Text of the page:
There are some very attractive elements to the show: the performance of Christie and Sazonov as children; a nice physical bit involving Leonard, James and Kramer; a fine set (Anne Gibson) with good scrim use; excellent lighting (the ubiquitous Colin K. Bills); sweet and melancholy sound (Matthew M. Neilson) and spot-on costumes (Kathleen Geldard), which the actors changed into with impressive alacrity. It is good to see Jennifer L. Nelson, who plays Olivia, on stage again. Zacarias has not given her much to work with, but Nelson does a creditable job.
“Art is about truth,” Zacarias has her professor exclaim at one point. Although Zacarias is well and truly an artist who has had recent local productions this season of The Book Club Play and Looking for Roberto Clemente, I am compelled to confess that I found very little true, or even credible, about the disappointing Mariela in the Desert.
- Running Time: 2:00 including a 15 minute intermission.
- When: Fridays through Sundays until June 29, also on Wednesday, June 18 and Thursday, June 26. All shows are at 8 p.m., except for Sunday, June 15 and 29, which is at 2, and Sunday, June 22, which is at 4. In addition, there are 2 p.m. shows on Saturdays.
- Where: Harris Theater, on the campus of George Mason University, 4400 University Drive, Fairfax, VA.
- Tickets: $30 for Friday and Saturday at 8 p.m.; all others $25. To reserve, call 888.945.2468 or go to the website.
You mean to tell me there isn’t one actor of Hispanic descent in Va or DC they could have hired..An all Hispanic play and not one Hispanic in the cast..Despicable..their funding should be taken away and the theater picketed for this..Of course if there are any Hispanic artists, they won’t be seen again until they do their next “ethnic play” in order to get funding..Shame!!!
Thank you! MARIELA IN THE DESERT is a small masterpiece. We gave it a standing ovation Sunday! It’s different than any other play I have seen this year and how refreshing is that. In the beginning, the play transported me to a different place and time, and by the end, I realized I had landed in my own emotional back yard. Sometimes you have to go far away to see your own family in perspective. I just hope to assure Ms. Zacarias that many of us “got” the pulse and heart of her imaginative work and beg her to keep challenging and delighting her audience. This is a production that will stay with me for a long time. Remember that early critics hated Pinter for not being “naturalistic” and having too many “pauses”.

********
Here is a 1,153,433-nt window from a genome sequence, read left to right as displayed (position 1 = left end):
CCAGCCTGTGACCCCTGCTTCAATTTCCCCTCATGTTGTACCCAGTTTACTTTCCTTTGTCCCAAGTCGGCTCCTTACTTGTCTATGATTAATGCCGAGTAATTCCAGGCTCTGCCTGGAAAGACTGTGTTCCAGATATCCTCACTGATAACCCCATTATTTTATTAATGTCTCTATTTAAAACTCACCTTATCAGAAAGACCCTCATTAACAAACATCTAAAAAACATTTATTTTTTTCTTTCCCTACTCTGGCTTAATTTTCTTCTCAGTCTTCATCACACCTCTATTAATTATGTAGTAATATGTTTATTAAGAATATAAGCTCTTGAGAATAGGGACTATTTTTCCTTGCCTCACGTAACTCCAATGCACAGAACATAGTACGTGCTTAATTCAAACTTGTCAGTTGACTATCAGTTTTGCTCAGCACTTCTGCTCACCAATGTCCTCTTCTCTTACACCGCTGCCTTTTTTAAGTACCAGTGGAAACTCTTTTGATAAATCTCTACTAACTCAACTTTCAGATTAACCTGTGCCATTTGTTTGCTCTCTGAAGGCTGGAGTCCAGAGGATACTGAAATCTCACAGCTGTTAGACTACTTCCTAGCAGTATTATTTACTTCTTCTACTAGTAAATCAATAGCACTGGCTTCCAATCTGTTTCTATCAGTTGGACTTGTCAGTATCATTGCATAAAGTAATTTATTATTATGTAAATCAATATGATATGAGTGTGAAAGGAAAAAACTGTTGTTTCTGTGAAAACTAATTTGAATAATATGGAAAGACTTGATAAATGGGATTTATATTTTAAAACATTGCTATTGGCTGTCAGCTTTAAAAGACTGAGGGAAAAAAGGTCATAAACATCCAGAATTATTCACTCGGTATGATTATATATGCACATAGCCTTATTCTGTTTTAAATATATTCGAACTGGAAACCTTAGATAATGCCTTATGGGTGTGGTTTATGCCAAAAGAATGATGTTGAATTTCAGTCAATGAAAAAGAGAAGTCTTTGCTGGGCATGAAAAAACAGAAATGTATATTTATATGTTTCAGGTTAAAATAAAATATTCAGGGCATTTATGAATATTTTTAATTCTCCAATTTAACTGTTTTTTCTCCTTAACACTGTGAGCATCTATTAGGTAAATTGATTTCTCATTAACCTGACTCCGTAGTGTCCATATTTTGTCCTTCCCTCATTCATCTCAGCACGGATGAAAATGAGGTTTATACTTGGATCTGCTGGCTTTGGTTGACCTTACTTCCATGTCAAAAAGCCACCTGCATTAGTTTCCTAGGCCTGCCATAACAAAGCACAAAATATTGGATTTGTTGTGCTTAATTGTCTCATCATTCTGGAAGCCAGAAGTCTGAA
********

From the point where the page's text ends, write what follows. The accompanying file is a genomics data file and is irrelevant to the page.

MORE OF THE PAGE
I don’t often comment here–but I feel compelled to do so with this. With all due respect, I feel like we saw different plays, Tim. I thought MARIELA was a beautiful evening of theater, with bold and clear performances, doing justice to a roster of characters who truly invested in their lives–in their art, in their loves, in their families, in their ideals. And I have to say, I’m troubled by the tendency of reviewers to compare any new play to other, once-new-plays, plays that might have won the pulitzer prize but don’t necessarily provide the model for every other play to come. How sad if they did! We already had the parade of one-word-titled plays, I for one am glad to be beyond that. And what business do we have declaring what a play should and should not be? How devastating it would be for the future of theater if every writer listened to that! I am cheered by the way DC continues to stretch and grow as a new and newish play city (owing much to the Woolly folks who paved the way) and hope that we can continue on that path. Ms. Zacarias has a compelling and unique voice, and I am thrilled to see her getting the productions she deserves. Okay. Stepping down from the soapbox now.
Joanna E says
I was completely enthralled by MARIELA IN THE DESERT. It felt like a classical drama, an homage to Garcia Lorca, while still being relevant and modern. The story, the atmosphere, the richness of culture and family…this is a play that is seeped in language, the past, love, and regret. A complex and cathartic piece, many of us wept in the audience…and cheered for the fierce performances. The set is elegant and eloquent. A truly theatrical event that speaks to the pain and power of art.